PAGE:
Independence questioned

Researcher: radium study compromised

The Cincinnati Enquirer

What was to have been an independent study on how best to remove medically valuable radium from nuclear wastes at Fernald has been compromised by the U.S. Department of Energy, according to the man in charge of the study.

The study was ordered last October by Energy Secretary Hazel O'Leary after The Enquirer reported that the world's largest and most concentrated source of the radium was buried in 20 million pounds of radioactive waste in two silos at Fernald.

At issue is whether the radium should be extracted before the wastes are processed - which could slow the Fernald cleanup - or after it is processed, which some researchers worry may not be possible at all.

The Enquirer now has learned that the Energy Department has turned administrative control of the study over to the company hired to do the cleanup - Fernald Environmental Restoration Management Co. (FERMCO). FERMCO officials repeatedly have said they don't want radium removal to interfere with their cleanup schedule.

''What we are doing now is not what (the Energy Department) initially told us we would be doing,'' said Roy Eckart, a nuclear engineer and associate dean of the University of Cincinnati's College of Engineering, who was hired to lead the research effort.

''We were led to believe this would be a completely independent research project and, quite frankly, that's not what has happened,'' he said.

Instead of making a direct grant to UC, the Energy Department funneled money for the research through FERMCO. According to Mr. Eckart, company officials are telling him and his team that their research priorities are to look at post-vitrification radium extraction methods.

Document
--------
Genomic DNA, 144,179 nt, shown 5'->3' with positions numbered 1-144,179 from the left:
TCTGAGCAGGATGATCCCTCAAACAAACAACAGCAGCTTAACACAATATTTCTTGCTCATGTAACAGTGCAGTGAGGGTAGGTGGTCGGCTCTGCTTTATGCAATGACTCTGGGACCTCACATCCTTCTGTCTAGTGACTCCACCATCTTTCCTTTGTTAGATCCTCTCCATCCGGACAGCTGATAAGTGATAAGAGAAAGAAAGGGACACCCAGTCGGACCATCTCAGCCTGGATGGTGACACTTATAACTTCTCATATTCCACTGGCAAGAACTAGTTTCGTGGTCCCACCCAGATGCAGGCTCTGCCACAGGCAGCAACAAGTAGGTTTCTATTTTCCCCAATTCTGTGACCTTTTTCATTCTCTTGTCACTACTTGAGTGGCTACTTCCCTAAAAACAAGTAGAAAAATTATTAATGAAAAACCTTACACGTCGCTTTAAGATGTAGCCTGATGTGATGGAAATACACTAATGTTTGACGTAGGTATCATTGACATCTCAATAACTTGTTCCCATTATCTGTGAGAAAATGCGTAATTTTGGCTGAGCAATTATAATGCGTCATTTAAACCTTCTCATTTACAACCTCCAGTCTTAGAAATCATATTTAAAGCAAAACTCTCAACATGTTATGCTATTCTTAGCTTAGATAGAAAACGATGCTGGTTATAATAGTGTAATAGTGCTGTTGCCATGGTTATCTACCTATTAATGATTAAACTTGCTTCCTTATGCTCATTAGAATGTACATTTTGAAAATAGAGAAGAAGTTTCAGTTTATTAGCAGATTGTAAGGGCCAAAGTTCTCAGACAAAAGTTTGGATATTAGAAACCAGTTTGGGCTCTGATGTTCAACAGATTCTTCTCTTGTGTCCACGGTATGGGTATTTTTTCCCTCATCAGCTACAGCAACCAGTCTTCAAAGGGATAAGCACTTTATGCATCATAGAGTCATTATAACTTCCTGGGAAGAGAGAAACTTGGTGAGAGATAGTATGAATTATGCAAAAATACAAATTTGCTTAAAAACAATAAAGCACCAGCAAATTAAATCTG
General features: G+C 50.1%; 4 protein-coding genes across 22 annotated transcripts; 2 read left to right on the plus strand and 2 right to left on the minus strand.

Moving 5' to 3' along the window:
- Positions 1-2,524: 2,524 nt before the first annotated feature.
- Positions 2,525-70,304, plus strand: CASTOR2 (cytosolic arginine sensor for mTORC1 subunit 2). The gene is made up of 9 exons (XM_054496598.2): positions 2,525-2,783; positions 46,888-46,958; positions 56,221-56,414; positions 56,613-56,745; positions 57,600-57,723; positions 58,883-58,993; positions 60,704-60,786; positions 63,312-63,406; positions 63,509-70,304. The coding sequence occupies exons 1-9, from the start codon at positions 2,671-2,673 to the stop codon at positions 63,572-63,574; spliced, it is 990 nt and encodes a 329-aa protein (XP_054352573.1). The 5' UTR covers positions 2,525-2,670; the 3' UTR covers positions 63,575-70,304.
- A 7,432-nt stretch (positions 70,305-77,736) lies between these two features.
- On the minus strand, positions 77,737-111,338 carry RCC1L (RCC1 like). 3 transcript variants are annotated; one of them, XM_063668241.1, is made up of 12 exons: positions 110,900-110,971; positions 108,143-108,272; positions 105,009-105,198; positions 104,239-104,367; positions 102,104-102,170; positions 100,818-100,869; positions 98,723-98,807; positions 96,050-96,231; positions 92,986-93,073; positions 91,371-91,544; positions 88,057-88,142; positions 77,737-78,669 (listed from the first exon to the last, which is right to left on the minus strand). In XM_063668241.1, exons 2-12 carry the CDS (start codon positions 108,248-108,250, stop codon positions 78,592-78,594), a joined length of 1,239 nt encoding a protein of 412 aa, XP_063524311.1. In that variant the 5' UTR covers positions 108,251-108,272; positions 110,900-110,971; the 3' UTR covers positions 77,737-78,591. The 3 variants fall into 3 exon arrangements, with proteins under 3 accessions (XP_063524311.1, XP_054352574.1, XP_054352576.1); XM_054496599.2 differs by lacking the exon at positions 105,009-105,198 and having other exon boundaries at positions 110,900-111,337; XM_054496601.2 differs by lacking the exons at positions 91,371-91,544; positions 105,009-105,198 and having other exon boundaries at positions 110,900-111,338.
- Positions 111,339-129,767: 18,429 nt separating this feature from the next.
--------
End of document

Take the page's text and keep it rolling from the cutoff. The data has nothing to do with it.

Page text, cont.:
Mr. Eckart said a truly independent research project would look at all radium extraction methods at the same time and then conduct tests to determine the best, safest and most cost-effective way to obtain the radium.

''A (direct) grant would have allowed us to conduct a complete and autonomous research project and then nobody else could have had an impact on the findings,'' Mr. Eckart said. ''But now we are being directed as to what we should research . . . and that is not an independent project.''

Jack Craig, the Energy Department's director at Fernald, said he understands why some people might think FERMCO and the department are ''steering'' the radium research.

''But I don't think that's true,'' Mr. Craig said. ''Prior to the radium issue, we already had an agreement in place with the Alliance of Ohio Universities that they would conduct whatever research that we needed to have done at Fernald.

''That system was developed where FERMCO would set up and oversee the contracts with (various research teams),'' Mr. Craig added. ''It just made sense to use this same mechanism for this research.''

The radium is medically valuable because of recent breakthroughs in cancer research using radium-based isotopes. The radium is preferred by the researchers because it can be attached to an antibody and sent through the bloodstream directly to cancer cells. Because the radium stays in the body only a short time, it can kill the cancer without damaging other healthy cells.

Nuclear physicists and chemical extraction experts, including the Energy Department's own nuclear waste experts, say the best and most cost-effective method of removing Fernald's radium would be pre-vitrification.

Those experts - including some at the government's Oak Ridge (Tenn.) nuclear site - say that while there are known extraction methods to remove the radium from pre-vitrified waste, there are no known methods to extract it after it has been encapsulated in the glass form.

The experts also say that while it is possible that a ''post-vitrification'' extraction method could be developed, it would probably take years of research and cost millions of dollars more to create a workable process than using the known, pre-vitrification extraction methods.

Published Feb. 13, 1996.